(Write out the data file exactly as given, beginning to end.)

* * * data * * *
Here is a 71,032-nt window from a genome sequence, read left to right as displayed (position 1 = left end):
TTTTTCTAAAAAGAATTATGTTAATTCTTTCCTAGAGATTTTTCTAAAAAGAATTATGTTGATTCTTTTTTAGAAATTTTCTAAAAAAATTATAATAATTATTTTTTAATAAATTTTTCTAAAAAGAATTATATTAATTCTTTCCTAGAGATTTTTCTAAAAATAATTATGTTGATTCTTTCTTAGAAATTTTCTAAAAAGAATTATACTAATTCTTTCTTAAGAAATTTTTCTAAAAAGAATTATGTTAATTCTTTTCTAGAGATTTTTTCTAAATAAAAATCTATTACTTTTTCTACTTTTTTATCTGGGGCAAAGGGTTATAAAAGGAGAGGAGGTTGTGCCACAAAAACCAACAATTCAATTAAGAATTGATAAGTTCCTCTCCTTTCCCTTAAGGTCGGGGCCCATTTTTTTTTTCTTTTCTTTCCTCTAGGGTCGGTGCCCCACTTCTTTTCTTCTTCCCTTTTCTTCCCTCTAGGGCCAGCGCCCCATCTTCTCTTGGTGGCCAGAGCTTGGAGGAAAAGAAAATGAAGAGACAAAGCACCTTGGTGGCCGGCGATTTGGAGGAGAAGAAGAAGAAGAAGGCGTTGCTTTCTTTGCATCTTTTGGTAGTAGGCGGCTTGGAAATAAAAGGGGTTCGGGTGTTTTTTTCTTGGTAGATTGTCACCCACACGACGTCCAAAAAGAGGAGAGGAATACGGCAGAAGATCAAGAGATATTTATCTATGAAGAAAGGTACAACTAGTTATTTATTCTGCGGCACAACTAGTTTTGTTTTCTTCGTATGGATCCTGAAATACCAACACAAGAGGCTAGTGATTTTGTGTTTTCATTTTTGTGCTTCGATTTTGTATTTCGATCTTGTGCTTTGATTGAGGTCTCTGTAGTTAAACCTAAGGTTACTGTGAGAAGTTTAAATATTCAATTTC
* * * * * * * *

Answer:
Here is a 71,032-nt window from a genome sequence, read left to right as displayed (position 1 = left end):
TTTTTCTAAAAAGAATTATGTTAATTCTTTCCTAGAGATTTTTCTAAAAAGAATTATGTTGATTCTTTTTTAGAAATTTTCTAAAAAAATTATAATAATTATTTTTTAATAAATTTTTCTAAAAAGAATTATATTAATTCTTTCCTAGAGATTTTTCTAAAAATAATTATGTTGATTCTTTCTTAGAAATTTTCTAAAAAGAATTATACTAATTCTTTCTTAAGAAATTTTTCTAAAAAGAATTATGTTAATTCTTTTCTAGAGATTTTTTCTAAATAAAAATCTATTACTTTTTCTACTTTTTTATCTGGGGCAAAGGGTTATAAAAGGAGAGGAGGTTGTGCCACAAAAACCAACAATTCAATTAAGAATTGATAAGTTCCTCTCCTTTCCCTTAAGGTCGGGGCCCATTTTTTTTTTCTTTTCTTTCCTCTAGGGTCGGTGCCCCACTTCTTTTCTTCTTCCCTTTTCTTCCCTCTAGGGCCAGCGCCCCATCTTCTCTTGGTGGCCAGAGCTTGGAGGAAAAGAAAATGAAGAGACAAAGCACCTTGGTGGCCGGCGATTTGGAGGAGAAGAAGAAGAAGAAGGCGTTGCTTTCTTTGCATCTTTTGGTAGTAGGCGGCTTGGAAATAAAAGGGGTTCGGGTGTTTTTTTCTTGGTAGATTGTCACCCACACGACGTCCAAAAAGAGGAGAGGAATACGGCAGAAGATCAAGAGATATTTATCTATGAAGAAAGGTACAACTAGTTATTTATTCTGCGGCACAACTAGTTTTGTTTTCTTCGTATGGATCCTGAAATACCAACACAAGAGGCTAGTGATTTTGTGTTTTCATTTTTGTGCTTCGATTTTGTATTTCGATCTTGTGCTTTGATTGAGGTCTCTGTAGTTAAACCTAAGGTTACTGTGAGAAGTTTAAATATTCAATTTC